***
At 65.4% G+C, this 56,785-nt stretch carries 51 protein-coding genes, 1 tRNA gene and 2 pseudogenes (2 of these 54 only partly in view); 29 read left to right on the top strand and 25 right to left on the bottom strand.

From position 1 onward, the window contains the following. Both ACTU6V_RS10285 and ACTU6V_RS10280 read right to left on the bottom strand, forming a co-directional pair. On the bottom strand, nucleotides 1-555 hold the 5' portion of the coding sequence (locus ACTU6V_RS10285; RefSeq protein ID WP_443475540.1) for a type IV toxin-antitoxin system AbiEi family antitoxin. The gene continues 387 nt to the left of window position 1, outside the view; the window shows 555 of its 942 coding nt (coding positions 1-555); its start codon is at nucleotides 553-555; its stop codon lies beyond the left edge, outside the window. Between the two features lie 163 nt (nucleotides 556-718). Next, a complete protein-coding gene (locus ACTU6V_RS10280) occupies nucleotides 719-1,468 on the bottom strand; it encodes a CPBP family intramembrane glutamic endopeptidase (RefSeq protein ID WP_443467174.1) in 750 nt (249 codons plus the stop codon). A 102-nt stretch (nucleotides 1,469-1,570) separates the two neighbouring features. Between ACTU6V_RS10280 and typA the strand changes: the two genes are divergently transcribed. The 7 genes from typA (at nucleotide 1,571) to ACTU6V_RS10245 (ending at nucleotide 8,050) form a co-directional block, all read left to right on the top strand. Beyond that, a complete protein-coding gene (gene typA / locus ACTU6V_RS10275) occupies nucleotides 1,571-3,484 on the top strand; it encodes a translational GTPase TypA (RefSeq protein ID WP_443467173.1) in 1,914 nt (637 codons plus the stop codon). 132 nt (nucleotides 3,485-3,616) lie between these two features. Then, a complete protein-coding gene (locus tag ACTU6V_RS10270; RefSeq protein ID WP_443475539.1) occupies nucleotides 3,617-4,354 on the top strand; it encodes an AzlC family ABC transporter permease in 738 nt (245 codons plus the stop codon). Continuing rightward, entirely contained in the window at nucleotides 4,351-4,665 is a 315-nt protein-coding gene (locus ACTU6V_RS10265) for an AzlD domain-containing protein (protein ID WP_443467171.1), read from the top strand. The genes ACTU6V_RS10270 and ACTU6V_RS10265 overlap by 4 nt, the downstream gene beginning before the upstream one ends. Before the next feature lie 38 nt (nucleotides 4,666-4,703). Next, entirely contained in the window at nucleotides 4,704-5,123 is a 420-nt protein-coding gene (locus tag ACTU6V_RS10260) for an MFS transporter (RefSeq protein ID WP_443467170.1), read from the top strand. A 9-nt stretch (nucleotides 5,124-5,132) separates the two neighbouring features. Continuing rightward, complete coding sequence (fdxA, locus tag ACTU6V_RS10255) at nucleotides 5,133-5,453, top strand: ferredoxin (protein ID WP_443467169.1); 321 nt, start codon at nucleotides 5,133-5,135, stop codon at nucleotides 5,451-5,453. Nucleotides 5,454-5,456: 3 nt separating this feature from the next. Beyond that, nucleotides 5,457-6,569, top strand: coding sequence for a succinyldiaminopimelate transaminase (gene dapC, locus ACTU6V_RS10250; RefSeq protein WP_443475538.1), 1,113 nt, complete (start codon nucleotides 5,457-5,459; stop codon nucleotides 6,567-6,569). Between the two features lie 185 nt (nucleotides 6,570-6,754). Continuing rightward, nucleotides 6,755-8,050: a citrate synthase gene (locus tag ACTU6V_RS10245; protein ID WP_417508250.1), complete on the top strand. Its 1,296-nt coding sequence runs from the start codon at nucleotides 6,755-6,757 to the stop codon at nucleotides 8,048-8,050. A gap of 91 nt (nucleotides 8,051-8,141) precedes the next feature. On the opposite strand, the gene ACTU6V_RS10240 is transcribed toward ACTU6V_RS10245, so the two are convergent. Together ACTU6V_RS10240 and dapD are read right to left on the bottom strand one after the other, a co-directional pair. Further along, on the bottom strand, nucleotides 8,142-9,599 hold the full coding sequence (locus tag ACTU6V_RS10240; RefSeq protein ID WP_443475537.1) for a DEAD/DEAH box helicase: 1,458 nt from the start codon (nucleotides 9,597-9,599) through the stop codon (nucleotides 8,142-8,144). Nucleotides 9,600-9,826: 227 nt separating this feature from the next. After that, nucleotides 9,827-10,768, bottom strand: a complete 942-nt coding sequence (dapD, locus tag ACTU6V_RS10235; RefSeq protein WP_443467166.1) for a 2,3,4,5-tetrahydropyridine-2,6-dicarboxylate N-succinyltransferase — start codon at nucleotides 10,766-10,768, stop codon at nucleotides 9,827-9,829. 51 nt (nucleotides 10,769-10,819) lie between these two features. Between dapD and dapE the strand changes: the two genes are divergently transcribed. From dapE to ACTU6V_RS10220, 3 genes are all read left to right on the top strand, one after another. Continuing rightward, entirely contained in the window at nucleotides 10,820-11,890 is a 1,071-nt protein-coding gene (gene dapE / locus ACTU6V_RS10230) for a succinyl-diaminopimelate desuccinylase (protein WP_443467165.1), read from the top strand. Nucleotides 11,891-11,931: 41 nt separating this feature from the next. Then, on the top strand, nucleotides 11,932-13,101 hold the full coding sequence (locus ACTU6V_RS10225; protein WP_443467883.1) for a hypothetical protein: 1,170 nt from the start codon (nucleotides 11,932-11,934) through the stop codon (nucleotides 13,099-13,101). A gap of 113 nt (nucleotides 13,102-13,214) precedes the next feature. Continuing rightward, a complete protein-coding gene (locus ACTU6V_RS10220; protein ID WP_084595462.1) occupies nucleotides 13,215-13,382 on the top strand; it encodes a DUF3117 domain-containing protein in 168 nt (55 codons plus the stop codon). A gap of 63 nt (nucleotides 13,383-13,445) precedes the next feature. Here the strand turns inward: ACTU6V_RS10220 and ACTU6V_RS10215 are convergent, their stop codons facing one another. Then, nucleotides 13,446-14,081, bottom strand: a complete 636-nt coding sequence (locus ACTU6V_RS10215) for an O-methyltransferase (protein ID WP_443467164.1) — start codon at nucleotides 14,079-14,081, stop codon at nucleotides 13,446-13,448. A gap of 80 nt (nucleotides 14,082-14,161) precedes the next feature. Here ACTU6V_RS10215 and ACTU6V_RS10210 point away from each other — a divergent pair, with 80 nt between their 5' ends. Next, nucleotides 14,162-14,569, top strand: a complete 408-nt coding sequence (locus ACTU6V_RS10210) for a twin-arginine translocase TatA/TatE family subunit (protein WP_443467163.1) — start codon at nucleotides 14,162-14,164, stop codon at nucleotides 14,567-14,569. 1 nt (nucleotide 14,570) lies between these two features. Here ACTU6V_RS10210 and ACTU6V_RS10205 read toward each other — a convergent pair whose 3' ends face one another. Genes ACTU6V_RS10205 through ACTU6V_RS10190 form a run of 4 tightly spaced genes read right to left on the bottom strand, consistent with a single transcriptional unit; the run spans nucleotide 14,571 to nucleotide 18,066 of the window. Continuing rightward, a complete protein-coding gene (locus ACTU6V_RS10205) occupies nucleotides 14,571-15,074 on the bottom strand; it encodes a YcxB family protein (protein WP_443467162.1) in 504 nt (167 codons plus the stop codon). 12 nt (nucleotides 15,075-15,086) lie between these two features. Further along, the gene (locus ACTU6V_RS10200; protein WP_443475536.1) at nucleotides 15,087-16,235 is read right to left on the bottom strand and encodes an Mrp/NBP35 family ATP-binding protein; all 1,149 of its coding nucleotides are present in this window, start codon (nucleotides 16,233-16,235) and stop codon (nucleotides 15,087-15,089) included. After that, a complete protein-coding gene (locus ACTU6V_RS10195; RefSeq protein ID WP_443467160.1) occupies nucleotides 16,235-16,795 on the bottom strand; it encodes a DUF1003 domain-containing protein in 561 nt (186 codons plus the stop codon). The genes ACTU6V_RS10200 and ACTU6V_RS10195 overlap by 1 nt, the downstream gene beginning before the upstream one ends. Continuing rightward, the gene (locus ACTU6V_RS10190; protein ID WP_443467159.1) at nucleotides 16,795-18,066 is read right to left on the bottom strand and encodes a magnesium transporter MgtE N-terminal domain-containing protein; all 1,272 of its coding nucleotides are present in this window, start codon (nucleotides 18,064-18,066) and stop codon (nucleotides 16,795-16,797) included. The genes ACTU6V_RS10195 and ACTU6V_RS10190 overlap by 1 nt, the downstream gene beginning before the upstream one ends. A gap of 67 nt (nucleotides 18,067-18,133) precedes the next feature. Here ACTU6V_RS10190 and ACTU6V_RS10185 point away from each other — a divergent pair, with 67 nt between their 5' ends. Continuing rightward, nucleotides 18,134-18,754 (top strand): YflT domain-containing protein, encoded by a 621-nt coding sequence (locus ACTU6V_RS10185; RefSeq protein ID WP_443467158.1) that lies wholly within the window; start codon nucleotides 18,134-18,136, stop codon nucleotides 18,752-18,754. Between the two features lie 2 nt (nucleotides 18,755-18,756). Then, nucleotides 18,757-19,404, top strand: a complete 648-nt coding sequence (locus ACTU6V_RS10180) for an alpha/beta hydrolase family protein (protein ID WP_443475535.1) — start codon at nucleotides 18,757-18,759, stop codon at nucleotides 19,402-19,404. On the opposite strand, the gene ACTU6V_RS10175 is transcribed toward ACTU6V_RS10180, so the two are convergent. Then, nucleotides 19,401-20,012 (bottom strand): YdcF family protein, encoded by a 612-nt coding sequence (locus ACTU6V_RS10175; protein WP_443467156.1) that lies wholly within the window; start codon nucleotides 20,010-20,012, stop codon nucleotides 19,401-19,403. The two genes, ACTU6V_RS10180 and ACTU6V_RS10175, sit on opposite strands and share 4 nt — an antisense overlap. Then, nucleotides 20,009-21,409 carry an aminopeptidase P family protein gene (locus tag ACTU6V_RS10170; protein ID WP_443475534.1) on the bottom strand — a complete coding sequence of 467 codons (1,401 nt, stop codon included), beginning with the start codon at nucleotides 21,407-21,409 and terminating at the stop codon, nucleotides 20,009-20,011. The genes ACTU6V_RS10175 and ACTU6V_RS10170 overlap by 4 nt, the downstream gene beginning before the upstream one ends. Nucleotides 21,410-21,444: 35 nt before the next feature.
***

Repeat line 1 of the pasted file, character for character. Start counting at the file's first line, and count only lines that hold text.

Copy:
At 65.4% G+C, this 56,785-nt stretch carries 51 protein-coding genes, 1 tRNA gene and 2 pseudogenes (2 of these 54 only partly in view); 29 read left to right on the top strand and 25 right to left on the bottom strand.